Tyler Technologies:  Preconstruction from concept to mobilization was just under a year.  The design guidelines were established with deliberate focus on employee health, sustainability, and community.  From employment to the environment, considerations were made every step of the way to ensure that what was right for Tyler Technologies was also right for the community.  To reduce excessive tree removal and site clearing, site retention ponds were eliminated and replaced with a subsurface retention system housed below the parking lots.  Embracing the connection to the outdoors while focusing on interior sustainability such as LED lighting, advanced HVAC and lighting controls, and special consideration to daylighting were paramount to creating an office building with a balance of privacy and collaboration to stimulate creativity and also provide unique quiet spaces for focused planning.

MEREDA:  Tell us about the most challenging aspect of getting this project completed

Tyler Technologies:  Like all construction projects, the expansion was not without its challenges; designing and building a state-of-the-art facility within the client’s budget without sacrificing the goals was our primary focus.

MEREDA:  Something unexpected you learned along the way was…

Tyler Technologies:  With such a collaborative preconstruction and planning phase, we were able to eliminate major surprises during construction.  Throughout the design process though, it was remarkable to learn that Tyler Technologies was so committed to their employees and remained the focus of the project.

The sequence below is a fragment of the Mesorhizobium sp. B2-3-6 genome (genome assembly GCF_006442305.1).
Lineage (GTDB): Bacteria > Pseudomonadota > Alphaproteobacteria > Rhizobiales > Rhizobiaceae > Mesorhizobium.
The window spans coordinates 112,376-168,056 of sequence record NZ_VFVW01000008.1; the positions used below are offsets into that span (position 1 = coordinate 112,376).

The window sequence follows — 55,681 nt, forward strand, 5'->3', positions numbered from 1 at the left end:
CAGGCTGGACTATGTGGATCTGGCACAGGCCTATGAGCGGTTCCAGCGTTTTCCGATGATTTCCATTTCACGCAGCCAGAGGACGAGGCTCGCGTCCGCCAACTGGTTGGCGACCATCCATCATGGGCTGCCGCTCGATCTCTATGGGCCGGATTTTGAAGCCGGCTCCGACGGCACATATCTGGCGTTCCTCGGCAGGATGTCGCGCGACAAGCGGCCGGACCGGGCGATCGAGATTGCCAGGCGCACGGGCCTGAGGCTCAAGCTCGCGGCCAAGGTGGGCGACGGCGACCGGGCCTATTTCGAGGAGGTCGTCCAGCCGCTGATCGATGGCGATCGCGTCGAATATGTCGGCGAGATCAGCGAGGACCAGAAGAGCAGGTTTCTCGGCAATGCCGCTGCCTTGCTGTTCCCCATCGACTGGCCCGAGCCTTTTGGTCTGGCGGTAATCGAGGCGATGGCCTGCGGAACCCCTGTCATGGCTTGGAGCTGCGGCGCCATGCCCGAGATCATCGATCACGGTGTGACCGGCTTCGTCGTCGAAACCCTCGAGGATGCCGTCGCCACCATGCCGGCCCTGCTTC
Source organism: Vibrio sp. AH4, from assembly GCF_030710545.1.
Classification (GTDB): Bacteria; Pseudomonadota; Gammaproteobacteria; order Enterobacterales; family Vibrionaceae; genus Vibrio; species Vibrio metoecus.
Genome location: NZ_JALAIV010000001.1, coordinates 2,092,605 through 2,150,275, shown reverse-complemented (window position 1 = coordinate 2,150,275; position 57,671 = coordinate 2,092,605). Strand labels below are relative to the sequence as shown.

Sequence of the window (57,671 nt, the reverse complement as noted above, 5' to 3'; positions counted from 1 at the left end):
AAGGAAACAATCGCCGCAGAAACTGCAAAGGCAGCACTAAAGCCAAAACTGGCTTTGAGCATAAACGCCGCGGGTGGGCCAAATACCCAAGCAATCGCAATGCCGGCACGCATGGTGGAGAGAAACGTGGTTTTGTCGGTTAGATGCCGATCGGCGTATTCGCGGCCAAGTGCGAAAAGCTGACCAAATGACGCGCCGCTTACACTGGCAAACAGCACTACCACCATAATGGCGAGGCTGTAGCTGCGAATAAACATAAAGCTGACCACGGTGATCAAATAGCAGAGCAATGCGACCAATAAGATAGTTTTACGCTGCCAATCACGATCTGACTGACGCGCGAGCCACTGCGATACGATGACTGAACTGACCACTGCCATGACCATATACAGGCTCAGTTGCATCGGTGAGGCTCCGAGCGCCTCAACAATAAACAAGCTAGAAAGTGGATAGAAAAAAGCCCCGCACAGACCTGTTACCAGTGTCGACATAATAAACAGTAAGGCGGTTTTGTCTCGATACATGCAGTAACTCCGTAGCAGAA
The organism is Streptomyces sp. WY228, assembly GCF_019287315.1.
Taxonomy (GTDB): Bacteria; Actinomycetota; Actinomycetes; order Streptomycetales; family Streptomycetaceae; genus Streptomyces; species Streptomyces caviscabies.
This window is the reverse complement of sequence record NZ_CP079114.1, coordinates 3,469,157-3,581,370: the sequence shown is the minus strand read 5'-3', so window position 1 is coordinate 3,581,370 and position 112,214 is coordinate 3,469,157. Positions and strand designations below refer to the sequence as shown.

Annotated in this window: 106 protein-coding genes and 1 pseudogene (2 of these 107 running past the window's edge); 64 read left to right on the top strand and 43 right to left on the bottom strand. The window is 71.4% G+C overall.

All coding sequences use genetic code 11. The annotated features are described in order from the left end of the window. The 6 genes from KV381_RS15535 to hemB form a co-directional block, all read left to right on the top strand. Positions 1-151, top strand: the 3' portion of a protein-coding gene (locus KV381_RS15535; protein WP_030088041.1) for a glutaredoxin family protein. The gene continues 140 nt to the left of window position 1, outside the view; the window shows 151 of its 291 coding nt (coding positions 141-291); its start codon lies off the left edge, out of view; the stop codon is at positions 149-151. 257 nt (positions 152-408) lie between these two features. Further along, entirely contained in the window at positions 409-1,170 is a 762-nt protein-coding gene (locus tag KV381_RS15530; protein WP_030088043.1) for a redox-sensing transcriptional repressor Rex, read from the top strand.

MEREDA:  Now that it’s complete, what feature of the project do you think makes it the most notable? 

Tyler Technologies:  By doubling their office space capacity, Tyler Technologies is now able to provide high-tech office space to house the more than 550 new employees  expected through 2021.  With robust integration of modern telecommunication technology, both new and existing employees will experience reduced travel and will find more time at home and in the community.  New jobs will range from software development to professional sales, marketing, and financing while increasing and diversifying the local tax base.  As Yarmouth Economic Development Director Denise Clavette said of the expansion “It sets the stage for strategic growth in the market.  It keeps people in Maine and attracts young people right out of college”.

June 19, 2018 at 12:00 am · · Comments Off on The Right Equation for Responsible Development: Spotlight on Luminato Condominiums

The Right Equation for Responsible Development: Spotlight on Luminato Condominiums

In multi-part series, exclusive to the Maine Maine Real Estate Insider, we’ll provide an up-close look at the most notable commercial development projects of the past year that are helping to fuel Maine’s economy in terms of investment and job creation.  MEREDA is proud to recognize responsible development based upon criteria including environmental sustainability, economic impact, energy efficiency, difficulty of the development, uniqueness, social impact and job creation.

Please join with us in celebrating Luminato Condominiums.

 

MEREDA:  Describe the building and project.

Luminato Condominiums:  Luminato Condominiums is a newly constructed residential project on Franklin Street in Portland’s East End. It includes 24 market-rate units ranging from 1 to 3 bedrooms at prices from the mid $200,000s to more than $1,000,000. The intention was to offer home ownership at a variety of unit sizes and price points in order to support the creation of a diverse residential community. Unit layouts include signature NewHeight Group features such as one level living, ceilings that reach 10 feet, oversized triple glazed windows, and raised rooms that let in light while also creating storage underneath the room.